Gardening Blues: Growing Japanese Indigo
by Donna Druchunas
photos by Dominic Cotignola
Click here for information on growing Japanese Indigo
Namahazome - Raw Leaf Dyeing
Using fresh leaves to create an indigo dye bath has recently been rediscovered as a modern process; however, this is actually the oldest form of ingido dyeing. The use of the Japanese indigo, or tadeai , plant dates to the 7th century A.D. when it was used chiefly by the Japanese aristocracy. The earliest method of indigo dyeing in Japan was known as "namahazome," which means "raw leaf dyeing." In the more well-known process of vat dyeing ("tatezome"), the leaves are fermented to produce a processed indigo product.
This 12 liter (3 gallon) recipe, which uses chemicals that were not available to early dyers, will dye 100-200 grams (4-8 ounces) of yarn or fleece various shades of blue. The entire process takes between four and five hours, so make sure you set aside enough time to finish.
- Freshly picked Japanese indigo leaves
- Tap water
- 15-30cc (1-2 T) baking soda or non-sudsing amonia
- 1 package of Rit® Color Remover (available at grocery and craft stores, check the expiration date)
- 100-200g (4-8 oz) of wool yarn or fleece
1. Brew an Indigo Tea .
- As soon as you pick the fresh leaves, put them into glass jars and fill the jars with warm tap water. I generally make a dyebath using six two-liter (half-gallon) milk bottles, but a plastic bucket, or stainless steel or enamel pot will also work.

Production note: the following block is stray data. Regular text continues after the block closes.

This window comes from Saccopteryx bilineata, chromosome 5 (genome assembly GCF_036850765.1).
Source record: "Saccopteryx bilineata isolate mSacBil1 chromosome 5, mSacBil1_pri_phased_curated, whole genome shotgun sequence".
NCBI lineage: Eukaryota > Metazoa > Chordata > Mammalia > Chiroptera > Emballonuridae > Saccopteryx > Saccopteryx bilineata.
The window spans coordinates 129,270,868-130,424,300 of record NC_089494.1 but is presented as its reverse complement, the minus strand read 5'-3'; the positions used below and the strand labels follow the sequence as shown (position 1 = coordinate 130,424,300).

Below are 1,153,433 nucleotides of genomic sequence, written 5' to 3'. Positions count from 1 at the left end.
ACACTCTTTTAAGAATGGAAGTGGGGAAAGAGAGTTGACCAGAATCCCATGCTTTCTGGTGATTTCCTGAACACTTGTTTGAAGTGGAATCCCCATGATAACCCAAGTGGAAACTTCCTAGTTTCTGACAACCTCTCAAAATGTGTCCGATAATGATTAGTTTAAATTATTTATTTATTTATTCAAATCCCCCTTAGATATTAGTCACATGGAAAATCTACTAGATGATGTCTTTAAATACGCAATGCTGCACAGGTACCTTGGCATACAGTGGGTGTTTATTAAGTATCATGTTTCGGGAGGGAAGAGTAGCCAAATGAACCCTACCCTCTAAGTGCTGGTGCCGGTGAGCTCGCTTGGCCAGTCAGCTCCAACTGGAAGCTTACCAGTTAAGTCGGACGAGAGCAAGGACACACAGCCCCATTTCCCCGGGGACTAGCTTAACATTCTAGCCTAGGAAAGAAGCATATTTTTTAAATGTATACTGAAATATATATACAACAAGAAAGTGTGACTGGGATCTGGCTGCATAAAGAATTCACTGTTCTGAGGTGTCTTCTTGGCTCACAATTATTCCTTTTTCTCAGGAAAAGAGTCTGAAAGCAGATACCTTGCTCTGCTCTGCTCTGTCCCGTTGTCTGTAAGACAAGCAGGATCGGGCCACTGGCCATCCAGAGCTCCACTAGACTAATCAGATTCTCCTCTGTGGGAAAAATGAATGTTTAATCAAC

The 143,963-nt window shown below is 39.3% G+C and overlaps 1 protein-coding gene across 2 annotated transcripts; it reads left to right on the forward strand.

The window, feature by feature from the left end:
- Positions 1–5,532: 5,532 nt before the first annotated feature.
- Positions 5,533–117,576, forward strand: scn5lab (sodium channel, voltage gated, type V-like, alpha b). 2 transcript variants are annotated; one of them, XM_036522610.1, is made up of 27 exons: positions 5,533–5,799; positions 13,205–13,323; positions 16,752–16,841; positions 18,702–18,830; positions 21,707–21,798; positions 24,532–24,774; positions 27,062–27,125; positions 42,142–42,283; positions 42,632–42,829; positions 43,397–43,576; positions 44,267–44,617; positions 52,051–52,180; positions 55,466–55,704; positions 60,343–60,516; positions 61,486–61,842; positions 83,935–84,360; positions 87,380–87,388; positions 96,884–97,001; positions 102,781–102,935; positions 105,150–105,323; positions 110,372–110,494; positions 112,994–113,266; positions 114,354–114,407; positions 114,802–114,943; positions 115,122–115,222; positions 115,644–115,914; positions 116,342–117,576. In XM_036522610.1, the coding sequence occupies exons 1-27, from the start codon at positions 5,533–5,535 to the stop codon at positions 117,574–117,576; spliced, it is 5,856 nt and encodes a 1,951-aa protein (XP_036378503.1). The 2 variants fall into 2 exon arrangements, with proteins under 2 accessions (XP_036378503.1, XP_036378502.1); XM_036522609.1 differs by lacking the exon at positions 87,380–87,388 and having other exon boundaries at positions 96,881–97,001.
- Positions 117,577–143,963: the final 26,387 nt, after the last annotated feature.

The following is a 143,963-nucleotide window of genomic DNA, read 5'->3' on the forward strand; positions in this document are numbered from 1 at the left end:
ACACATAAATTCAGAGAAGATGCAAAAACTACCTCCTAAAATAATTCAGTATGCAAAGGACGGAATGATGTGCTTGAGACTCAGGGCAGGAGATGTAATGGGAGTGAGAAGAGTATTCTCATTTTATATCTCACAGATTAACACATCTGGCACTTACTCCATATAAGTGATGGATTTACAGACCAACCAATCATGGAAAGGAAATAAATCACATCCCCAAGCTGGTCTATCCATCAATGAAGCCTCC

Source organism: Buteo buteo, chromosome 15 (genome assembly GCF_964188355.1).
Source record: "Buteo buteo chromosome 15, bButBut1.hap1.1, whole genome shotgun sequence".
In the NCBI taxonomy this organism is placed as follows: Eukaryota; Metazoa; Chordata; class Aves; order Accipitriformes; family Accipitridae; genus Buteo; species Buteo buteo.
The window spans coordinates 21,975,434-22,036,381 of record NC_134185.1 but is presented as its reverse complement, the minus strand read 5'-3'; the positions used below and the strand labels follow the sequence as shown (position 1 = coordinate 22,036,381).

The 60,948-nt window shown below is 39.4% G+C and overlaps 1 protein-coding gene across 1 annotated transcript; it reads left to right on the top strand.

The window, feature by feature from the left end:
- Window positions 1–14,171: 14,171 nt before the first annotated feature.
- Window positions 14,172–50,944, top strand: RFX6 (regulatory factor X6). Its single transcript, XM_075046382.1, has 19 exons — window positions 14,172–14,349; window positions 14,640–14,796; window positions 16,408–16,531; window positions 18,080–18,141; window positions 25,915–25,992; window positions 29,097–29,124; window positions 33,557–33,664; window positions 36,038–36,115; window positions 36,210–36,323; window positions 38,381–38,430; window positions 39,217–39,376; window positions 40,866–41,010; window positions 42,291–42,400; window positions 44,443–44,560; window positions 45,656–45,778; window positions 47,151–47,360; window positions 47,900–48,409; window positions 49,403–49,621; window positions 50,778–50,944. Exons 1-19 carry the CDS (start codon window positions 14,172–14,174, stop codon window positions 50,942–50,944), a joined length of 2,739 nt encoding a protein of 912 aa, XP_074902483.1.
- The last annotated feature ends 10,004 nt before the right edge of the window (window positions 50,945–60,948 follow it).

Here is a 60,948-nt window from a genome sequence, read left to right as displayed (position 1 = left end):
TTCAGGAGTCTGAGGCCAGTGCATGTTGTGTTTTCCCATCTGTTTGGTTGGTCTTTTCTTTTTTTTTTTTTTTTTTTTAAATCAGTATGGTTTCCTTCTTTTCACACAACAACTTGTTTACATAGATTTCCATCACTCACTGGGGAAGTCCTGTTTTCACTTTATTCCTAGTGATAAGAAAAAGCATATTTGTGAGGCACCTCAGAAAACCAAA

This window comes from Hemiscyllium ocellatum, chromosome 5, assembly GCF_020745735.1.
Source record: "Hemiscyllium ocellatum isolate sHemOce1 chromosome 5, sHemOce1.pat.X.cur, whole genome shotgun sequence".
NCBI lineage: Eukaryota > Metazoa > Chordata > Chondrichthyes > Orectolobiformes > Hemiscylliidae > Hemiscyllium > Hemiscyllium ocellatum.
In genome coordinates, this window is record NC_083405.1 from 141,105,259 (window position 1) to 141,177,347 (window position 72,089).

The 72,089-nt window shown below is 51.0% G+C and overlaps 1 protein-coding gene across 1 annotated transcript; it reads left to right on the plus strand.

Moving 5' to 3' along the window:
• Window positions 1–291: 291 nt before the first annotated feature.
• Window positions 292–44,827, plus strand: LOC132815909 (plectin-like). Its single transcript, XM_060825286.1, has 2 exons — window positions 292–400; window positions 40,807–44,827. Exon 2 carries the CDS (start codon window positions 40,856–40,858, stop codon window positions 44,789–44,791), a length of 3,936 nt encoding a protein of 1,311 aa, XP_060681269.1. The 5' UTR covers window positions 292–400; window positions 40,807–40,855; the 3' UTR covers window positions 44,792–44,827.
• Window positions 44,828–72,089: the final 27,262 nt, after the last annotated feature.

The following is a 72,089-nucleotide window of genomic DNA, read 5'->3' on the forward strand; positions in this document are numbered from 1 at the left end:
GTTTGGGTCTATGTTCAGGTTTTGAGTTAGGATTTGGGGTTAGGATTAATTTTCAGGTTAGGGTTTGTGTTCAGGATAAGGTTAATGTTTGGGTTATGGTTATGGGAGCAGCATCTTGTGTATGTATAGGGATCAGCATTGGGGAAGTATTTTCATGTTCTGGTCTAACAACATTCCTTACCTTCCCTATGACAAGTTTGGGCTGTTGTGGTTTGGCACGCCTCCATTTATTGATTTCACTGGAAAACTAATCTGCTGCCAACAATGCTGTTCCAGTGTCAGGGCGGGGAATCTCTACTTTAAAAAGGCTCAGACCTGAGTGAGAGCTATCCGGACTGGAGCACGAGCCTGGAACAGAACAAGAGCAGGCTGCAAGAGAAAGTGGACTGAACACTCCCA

- To create a double-boiler, place the jars in a large pot on a rack to make sure the glass does not touch the bottom of the pot.
- Slowly bring the temperature to 70ºC (160ºF). Do not exceed 80ºC (180ºF.)
- Let the leaves steep for an hour. The liquid in the jars will turn a bluish-brown color.
Figure 1: Indigo Tea
2. Adjust the pH.
- Wearing rubber gloves, strain the liquid into an enamel pot and squeeze the excess fluid out of the leaves. Throw away the leaves.
- When the dyebath has cooled down to 50ºC (120ºF), add 15cc (1 T) baking soda or non-sudsing amonia to the dye liquid to make the vat alkaline (pH 7.5-8).
- Use a wisk to agitate the liquid and add as much air into the vat as possible. The liquid will turn blue and a bit foamy. If this does not happen, add 7cc (½ T) of baking soda and continue to wisk.
Figure 2: Frothing the Dye Bath
3. Create the indigo white dyebath.
- If necessary, apply low heat to raise the temperature to 50ºC (120ºF).
- To remove the oxygen from the dyebath, dissolve about 20cc (1½ T) of Rit Color Remover in a small cup of warm water. Gently stir this into the dyebath, being careful not to introduce any air.
- Remove the pot from the heat, cover and let stand for 15-45 minutes, or until the liquid turns a yellow/chartreuse color.
- While you are waiting, soak your scoured yarn or fleece in hot water. It should be thoroughly saturated.
4. Dye your fiber.
- Squeeze any excess water out of the yarn or fleece and carefully lower it into the dyebath. Stir it around gently under the surface, cover the pot, and leave it to soak for about 20 minutes.
5. Watch it turn blue.
- Gently lift the yarn or fleece out of the pot, making sure you dont splash or get any oxygen into the dyebath. Magically, before your eyes, it will turn to yellow to green to blue as it oxyidizes in the air.
Movie: Oxidizing the Fiber (Press > to Play)
For darker shades, repeat the process (oxidize for 20-30 minutes between dips) until the vat is exhausted. You may add more baking soda to maintain the pH, more Color Remover if you get air into the vat, or more heat to keep the temperature between 40 and 50ºC (100 and 120ºF).
When you achieve a shade of blue you like, rinse your yarn or fiber thoroughly and spread it out to dry out of direct sunlight.
Originally published in Fibre Focus magazine, Winter 2002. Copyright (c) 2002-2003 Donna Druchunas, all rights reserved.